What Happens To Your Gut When You Eat Lots Of Chicken

Ever since gut health was found to affect overall health — including the immune system, mental health, sleep, and prevention against autoimmune diseases, diabetes, gut issues, and heart disease — there's been a considerable amount of focus on the foods we eat and how they affect our gut. 

In this regard, animal proteins have unfortunately acquired a bad rap. Generally, though, the recommendation is to mainly stay away from processed and red meats. For example, a 2017 study published in the Journal of Translational Medicine looked at what really happens to your body when you eat red meat: increased levels of trimethylamine-N-oxide (TMAO) which, in turn, puts you at risk for cardiovascular disease. 

Chicken, on the other hand, is often recommended by experts as a soothing and safe option for those experiencing digestive problems like Crohn's disease. It's a good source of protein and is also easily digestible when compared with other sources of animal protein. Protein doesn't just support a healthy gut; it also helps maintain healthy bones, muscles, skin, and hair. Apart from protein, chicken contains another gut-friendly nutrient: tryptophan. 

How tryptophan found in chicken contributes toward gut health

According to microbiome researcher and BIOHM Health co-founder Mahmoud Ghannoum, eating chicken can have a direct effect on your mood because of how the amino acid tryptophan found in this meat impacts your gut health (via Parade). "[Tryptophan] has been linked to higher levels of the hormone serotonin (the 'feel good' hormone) in our brain," explained Ghannoum, who also highlighted the abundance of vitamin B12, iron, copper, zinc, and choline in the popular poultry. 

Tryptophan is also linked with better sleep, energy levels, and immune system health. A 2021 study published in the International Journal of Molecular Sciences found that as you get older, your body requires tryptophan to fight off inflammation and maintain a healthy gut microbiome. As study author Dr. Carlos M. Isales, who is also the co-director of the MCG Center for Healthy Aging and chief of the MCG Division of Endocrinology, Diabetes and Metabolism, shared, "We think the microbiome plays an important role in the aging process and we think one of those players in the aging is tryptophan, which produces metabolites that affect every organ function" (via EurekAlert!).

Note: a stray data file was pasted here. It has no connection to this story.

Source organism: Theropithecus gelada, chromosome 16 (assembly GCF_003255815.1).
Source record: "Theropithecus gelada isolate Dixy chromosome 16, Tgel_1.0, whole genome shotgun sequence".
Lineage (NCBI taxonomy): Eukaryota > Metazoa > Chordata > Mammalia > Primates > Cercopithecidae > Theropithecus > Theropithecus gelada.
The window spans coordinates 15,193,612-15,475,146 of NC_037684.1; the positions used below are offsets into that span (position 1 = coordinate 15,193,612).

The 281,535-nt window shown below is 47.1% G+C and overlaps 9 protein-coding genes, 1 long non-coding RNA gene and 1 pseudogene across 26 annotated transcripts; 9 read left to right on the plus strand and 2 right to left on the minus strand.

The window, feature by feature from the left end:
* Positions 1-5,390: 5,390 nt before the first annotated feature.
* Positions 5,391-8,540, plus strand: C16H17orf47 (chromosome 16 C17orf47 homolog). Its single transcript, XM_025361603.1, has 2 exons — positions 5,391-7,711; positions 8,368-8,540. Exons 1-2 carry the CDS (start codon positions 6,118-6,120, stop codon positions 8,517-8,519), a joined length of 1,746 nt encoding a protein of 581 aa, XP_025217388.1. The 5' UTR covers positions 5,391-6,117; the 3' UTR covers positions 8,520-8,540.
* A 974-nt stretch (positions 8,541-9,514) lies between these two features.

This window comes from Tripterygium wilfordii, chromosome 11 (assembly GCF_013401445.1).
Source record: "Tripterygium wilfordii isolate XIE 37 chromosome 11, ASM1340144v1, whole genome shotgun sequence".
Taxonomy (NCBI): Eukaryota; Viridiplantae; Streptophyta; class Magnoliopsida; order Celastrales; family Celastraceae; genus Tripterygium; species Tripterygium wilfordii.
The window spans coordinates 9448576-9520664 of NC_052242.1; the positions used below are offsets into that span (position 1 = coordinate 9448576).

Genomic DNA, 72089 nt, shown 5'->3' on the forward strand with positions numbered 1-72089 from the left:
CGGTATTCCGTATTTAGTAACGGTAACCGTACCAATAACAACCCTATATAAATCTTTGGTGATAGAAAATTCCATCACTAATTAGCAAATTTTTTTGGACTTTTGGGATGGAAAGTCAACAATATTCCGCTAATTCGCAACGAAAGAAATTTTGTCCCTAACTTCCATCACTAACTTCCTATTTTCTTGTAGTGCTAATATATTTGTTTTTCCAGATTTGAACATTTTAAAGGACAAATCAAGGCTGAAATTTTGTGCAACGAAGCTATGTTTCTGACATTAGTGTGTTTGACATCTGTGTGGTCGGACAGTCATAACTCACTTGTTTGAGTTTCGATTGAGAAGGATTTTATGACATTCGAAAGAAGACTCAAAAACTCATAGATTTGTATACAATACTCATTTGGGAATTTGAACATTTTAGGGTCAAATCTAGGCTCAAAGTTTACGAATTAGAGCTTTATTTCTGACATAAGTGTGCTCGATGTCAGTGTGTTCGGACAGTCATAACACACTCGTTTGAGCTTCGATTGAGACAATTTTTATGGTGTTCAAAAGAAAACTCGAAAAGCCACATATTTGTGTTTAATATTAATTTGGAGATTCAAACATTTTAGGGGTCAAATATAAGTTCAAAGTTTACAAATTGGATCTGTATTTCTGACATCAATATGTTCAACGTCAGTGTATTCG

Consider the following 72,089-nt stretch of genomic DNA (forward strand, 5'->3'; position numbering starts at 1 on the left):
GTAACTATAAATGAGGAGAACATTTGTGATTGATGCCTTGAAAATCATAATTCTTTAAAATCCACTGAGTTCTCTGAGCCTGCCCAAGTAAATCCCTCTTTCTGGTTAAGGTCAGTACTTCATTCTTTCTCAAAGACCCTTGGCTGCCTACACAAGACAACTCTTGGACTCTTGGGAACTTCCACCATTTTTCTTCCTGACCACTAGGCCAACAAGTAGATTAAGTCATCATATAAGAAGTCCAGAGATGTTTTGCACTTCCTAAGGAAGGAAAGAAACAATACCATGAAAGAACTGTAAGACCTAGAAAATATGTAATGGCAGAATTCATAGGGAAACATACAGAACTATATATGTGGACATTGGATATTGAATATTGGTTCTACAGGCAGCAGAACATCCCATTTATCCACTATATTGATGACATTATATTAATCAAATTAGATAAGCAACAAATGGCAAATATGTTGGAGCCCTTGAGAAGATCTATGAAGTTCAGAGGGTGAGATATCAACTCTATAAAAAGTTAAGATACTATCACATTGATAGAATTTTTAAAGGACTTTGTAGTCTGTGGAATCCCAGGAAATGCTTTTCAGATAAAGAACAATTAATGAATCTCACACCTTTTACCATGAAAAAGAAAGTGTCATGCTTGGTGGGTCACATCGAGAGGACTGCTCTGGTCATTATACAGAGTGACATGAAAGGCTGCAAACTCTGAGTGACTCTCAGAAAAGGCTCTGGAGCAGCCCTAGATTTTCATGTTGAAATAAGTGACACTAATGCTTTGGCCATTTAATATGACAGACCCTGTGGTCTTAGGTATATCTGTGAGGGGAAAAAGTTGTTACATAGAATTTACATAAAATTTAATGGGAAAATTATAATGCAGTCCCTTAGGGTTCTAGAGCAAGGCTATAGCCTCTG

The study also revealed that low levels of tryptophan were linked with a lower level of Mucispirillum and Blautia, two types of gut-friendly bacteria that are also low in people with inflammatory bowel diseases (Crohn's and ulcerative colitis). 

How to eat chicken for gut health

Not all types of chicken offer the same health benefits for your gut health. In fact, you're better off avoiding drumsticks or chicken with skin on, as these contain more fat and can be hard on your digestive system. Fried chicken is also not a gut-friendly option. 

The best kind of chicken to consume, per experts, is skinless chicken; chicken breast is ideal. Try to be mindful of the ingredients you're adding while preparing the meat. For example, those with irritable bowel disease may not tolerate spices and sugars well. Pairing the chicken with other gut-friendly foods like yogurt, leeks, onions, and garlic is also a good way to go. Grilled or baked chicken with just the right amount of extra virgin olive oil to keep your cardiovascular health in mind can make a tasty main dish at your dinner table. Also, be aware that there is such a thing as too much chicken. At the end of the day, it's important to remember that gut health is also about variety. Stick to a diet rich in fiber, whole grains, protein, and healthy fats. What you don't want to happen is that you miss out on the essential nutrients that come with enjoying a balanced meal as opposed to only eating chicken every day.

Another concern with meat of any kind is how you store it. To minimize your risk of food-borne illnesses, avoid leaving chicken outside and unrefrigerated for long periods of time.